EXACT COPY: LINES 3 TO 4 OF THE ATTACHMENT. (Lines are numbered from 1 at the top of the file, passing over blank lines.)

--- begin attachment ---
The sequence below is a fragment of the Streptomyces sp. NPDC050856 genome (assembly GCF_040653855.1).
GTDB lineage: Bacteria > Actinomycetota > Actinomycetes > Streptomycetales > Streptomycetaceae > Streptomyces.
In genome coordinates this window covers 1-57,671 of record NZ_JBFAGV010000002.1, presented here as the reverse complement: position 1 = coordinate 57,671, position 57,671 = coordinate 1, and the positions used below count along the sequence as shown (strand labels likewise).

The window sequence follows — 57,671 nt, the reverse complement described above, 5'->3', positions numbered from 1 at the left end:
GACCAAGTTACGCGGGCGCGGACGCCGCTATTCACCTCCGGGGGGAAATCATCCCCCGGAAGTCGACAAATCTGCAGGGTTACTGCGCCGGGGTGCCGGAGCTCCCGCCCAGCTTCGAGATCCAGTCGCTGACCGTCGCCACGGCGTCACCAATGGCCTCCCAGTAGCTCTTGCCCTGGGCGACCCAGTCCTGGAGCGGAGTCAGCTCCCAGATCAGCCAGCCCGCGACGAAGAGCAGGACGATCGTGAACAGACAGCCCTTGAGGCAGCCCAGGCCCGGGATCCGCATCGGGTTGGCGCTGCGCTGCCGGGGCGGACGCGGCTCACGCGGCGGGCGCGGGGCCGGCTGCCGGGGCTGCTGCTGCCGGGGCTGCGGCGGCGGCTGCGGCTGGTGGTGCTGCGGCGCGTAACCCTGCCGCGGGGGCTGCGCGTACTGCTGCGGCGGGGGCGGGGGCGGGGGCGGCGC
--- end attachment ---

In genome coordinates this window covers 1-57,671 of record NZ_JBFAGV010000002.1, presented here as the reverse complement: position 1 = coordinate 57,671, position 57,671 = coordinate 1, and the positions used below count along the sequence as shown (strand labels likewise).

The window sequence follows — 57,671 nt, the reverse complement described above, 5'->3', positions numbered from 1 at the left end: